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Lecture

HIS103Y Lecture 21 November 30th. Bonaparte and the Demise of the Balance of Power: From Austerlitz to Tilsit

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Department
History
Course
HIS103Y1
Professor
Vasilis Dimitriadis
Semester
Fall

Description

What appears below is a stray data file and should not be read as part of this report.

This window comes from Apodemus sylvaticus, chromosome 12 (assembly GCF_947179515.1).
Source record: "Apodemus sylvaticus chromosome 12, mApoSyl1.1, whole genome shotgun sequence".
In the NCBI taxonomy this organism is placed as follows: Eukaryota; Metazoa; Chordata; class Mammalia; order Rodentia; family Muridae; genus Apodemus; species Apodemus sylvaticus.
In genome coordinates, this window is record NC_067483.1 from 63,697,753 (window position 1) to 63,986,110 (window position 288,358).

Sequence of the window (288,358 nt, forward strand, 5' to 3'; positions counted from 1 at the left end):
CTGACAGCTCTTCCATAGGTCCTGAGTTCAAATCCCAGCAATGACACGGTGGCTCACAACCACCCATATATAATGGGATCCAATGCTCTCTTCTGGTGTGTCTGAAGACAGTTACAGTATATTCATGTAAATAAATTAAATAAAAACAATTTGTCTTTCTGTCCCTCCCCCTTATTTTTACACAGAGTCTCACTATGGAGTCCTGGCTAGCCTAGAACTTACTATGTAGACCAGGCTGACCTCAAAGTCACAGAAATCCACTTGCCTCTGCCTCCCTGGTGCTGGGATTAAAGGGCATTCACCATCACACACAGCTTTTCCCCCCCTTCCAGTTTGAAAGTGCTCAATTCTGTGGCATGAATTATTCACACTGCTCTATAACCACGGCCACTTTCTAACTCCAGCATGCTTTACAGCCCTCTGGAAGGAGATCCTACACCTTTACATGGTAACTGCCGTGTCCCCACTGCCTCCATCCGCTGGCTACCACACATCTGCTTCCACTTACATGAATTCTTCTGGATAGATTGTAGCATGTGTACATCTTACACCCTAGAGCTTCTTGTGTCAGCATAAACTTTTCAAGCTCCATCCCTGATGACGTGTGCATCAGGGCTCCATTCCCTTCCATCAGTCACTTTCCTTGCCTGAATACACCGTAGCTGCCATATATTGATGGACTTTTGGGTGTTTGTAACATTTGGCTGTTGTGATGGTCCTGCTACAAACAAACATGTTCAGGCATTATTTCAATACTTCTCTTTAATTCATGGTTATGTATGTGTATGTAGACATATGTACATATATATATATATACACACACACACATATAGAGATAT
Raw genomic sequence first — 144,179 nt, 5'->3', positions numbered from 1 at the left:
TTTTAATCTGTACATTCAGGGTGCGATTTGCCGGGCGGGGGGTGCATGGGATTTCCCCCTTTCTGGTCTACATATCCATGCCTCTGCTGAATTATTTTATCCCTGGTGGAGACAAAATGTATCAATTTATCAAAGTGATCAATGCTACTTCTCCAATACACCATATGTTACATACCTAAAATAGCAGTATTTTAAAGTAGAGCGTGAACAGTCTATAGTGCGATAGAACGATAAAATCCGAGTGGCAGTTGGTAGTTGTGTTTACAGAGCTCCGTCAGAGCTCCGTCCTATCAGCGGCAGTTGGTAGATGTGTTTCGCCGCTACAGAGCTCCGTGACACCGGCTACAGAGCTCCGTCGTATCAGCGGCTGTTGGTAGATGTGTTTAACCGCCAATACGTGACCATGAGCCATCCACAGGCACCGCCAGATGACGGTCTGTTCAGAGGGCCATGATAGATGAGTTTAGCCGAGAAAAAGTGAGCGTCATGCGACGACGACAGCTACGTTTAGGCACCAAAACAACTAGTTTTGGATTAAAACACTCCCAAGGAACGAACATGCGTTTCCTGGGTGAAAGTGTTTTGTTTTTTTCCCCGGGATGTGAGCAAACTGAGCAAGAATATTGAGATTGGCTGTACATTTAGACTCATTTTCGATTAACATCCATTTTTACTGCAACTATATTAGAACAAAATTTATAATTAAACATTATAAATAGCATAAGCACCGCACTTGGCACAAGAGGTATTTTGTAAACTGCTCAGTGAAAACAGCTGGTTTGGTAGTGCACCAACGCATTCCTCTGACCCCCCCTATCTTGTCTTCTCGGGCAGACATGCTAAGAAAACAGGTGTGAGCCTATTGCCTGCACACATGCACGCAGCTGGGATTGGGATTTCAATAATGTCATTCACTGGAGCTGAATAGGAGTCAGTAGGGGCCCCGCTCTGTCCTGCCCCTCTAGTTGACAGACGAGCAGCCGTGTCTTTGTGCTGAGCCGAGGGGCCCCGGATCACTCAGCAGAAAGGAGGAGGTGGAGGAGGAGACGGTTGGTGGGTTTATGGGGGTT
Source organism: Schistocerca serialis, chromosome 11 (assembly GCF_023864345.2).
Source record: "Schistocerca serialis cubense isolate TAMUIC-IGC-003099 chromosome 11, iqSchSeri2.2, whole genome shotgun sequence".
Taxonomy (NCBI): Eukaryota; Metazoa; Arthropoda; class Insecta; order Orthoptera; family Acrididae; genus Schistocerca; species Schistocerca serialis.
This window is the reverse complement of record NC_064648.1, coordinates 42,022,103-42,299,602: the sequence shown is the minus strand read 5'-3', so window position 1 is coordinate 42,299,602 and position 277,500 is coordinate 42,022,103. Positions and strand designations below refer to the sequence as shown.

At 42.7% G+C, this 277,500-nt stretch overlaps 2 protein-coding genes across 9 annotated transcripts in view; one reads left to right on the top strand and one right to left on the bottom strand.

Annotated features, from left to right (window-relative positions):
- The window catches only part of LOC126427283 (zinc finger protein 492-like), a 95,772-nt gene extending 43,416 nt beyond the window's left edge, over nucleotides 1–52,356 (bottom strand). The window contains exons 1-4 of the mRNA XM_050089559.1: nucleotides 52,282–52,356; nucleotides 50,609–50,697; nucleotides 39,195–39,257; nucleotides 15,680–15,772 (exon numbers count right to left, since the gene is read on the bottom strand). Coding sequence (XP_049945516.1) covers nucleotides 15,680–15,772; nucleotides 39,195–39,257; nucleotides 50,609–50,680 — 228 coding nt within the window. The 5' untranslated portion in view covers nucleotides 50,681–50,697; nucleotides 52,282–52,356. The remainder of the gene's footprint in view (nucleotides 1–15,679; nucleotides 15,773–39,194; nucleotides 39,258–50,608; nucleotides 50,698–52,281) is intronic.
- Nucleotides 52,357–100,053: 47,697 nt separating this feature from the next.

HIS103Y Lecture 21 November 30 . th Bonaparte and the Demise of the Balance of Power: From Austerlitz to Tilsit • In fall of 1799 French Revolutionary state needed a strong executive power, a man to stabilize the state, secure the Revolutionary gains and destroy all of Frances internal and external enemies • This position of power was offered to multiple French generals but they either declined the position or were already dead • Napoleon was offered the position and accepted it in October. ‘his accident changed the face of humanity’ • The ‘18 Brumaire’ or 10 November 1799 Napoleon seized power. Consolidating his own rule on the battlefield by engaging the Austrians in Northern Italy • In June 1800 at the battle of Marengo the French forces were losing the battle, but were saved when a separate French division joined the battle and defeated the Austrians • Another victory really consolidated Napoleon’s reign when Moreau defeated an Austrian force at the battle of Hohenlinden • This led to the treaty of Luneville and knocking Austria out of the war • Due to this victory even Britain recognized French continental dominance in March 1802 at Amiens • Amiens lasted only until May 1803 when British and French forces resumed fighting due to their conflicting views o Britain wanted a balanced, checked and divided Europe so they could rule the waves and peruse its imperial, colonial and commercial interest o So for Napoleon I made no sense to allow this to happen and war continued • The French established satellite Republics in Switzerland, Holland and Northern Italy • He also began publishing propaganda suggesting the invasion of Egypt to threaten the British trade with India as well as disrupt British trade within the Mediterranean • This forced Britain back into the war in 1803 • To really start fighting Britain had to wait to establish a coalition on mainland Europe • Napoleon on the other hand had to wait until his navy was rebuilt • The Grand Armee was amassed in ports of western France, but all of France’s attempts to sail over to Britain failed • Furthermore Alexander I in Russia felt threatened by French probing into central Europe • Alexander I in June 1805 on Napoleon’s aggression, ‘That man is insatiable, his ambition knows no bounds, he is the scourge of the world… well since he wants war he will get war and the sooner the better.’ • Russia was mobilized for war, through British subsidies • Also encouraged by same troubled, the same mentality developed in Austria on French ambition by breaking up the Holy Roman Empire and invasion of It
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